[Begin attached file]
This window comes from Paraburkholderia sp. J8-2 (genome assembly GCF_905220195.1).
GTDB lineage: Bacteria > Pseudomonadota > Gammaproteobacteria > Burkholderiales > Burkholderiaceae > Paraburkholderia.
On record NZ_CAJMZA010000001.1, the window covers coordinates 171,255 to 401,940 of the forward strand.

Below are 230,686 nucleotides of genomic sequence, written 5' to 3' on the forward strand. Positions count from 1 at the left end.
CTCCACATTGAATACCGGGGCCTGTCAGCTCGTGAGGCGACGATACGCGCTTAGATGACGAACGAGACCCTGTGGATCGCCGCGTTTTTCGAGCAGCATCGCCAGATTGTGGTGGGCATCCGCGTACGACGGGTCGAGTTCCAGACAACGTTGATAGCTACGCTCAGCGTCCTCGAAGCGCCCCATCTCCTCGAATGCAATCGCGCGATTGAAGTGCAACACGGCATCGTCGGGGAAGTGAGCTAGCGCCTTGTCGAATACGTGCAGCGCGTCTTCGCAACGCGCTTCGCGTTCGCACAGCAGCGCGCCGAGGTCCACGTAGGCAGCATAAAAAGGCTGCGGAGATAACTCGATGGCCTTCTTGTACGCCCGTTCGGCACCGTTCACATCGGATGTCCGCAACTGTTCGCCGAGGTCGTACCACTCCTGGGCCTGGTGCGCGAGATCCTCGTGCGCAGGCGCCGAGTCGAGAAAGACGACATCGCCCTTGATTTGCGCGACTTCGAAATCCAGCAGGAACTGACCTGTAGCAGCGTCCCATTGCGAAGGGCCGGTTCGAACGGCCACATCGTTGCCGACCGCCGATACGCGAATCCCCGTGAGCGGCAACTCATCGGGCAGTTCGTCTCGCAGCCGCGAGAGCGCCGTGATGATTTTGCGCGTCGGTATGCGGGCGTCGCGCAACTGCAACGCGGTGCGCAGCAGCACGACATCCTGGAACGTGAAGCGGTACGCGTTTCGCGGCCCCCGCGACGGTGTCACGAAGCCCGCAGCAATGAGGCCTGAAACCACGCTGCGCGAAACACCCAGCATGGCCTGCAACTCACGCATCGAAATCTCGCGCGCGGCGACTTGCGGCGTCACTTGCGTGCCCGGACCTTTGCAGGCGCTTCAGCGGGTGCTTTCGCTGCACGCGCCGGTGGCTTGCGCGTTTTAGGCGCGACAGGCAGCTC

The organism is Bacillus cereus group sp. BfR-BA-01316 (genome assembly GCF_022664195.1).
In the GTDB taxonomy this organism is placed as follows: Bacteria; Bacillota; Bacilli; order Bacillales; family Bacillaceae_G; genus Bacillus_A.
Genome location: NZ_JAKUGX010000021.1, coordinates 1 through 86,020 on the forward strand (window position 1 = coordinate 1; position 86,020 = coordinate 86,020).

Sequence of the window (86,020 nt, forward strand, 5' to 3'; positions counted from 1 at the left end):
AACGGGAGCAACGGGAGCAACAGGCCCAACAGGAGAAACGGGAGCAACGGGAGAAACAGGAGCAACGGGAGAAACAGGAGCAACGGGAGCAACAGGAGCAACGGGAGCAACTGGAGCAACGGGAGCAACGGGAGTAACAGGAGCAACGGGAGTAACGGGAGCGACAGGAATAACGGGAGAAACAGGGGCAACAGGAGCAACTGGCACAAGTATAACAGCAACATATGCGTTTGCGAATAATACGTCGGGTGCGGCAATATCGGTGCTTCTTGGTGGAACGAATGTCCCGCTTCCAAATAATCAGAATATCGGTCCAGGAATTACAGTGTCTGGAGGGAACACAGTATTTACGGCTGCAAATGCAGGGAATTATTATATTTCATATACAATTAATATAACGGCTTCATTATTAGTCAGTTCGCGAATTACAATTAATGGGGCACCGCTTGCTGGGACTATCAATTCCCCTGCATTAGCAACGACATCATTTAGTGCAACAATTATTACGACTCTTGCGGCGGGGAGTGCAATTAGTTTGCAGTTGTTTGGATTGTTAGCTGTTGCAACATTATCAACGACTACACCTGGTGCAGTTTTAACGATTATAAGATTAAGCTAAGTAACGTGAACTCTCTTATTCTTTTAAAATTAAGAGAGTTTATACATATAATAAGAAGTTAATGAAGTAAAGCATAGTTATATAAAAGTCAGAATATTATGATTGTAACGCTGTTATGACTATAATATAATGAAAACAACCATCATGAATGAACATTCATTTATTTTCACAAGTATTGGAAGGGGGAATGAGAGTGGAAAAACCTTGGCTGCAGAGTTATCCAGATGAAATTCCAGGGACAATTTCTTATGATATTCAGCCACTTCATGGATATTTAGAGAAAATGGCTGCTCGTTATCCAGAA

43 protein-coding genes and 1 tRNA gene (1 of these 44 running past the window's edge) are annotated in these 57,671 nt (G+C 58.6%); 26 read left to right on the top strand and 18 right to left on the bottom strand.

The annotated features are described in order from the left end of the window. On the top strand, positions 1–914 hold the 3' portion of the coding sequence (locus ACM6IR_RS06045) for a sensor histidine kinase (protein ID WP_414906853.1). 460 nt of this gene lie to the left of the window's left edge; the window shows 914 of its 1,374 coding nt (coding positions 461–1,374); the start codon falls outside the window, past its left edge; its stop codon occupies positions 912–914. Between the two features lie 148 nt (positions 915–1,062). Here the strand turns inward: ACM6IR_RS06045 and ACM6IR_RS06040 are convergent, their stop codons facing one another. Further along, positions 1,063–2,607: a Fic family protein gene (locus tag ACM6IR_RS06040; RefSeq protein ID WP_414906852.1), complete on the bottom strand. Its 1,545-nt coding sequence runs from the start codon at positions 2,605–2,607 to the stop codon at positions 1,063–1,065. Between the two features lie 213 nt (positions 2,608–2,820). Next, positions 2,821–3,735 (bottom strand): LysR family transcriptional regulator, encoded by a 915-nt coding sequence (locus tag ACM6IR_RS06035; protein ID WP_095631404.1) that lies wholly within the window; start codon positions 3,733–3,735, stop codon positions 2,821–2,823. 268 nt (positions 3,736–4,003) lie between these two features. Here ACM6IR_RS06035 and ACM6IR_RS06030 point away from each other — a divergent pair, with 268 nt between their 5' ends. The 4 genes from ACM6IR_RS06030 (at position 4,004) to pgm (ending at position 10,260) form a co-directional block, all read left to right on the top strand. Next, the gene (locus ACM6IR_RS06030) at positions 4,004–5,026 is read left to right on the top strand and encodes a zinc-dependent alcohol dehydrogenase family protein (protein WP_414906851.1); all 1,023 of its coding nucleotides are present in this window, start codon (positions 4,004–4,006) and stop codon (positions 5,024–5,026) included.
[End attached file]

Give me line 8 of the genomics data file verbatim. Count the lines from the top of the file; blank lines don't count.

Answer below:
Genome location: NZ_JAKUGX010000021.1, coordinates 1 through 86,020 on the forward strand (window position 1 = coordinate 1; position 86,020 = coordinate 86,020).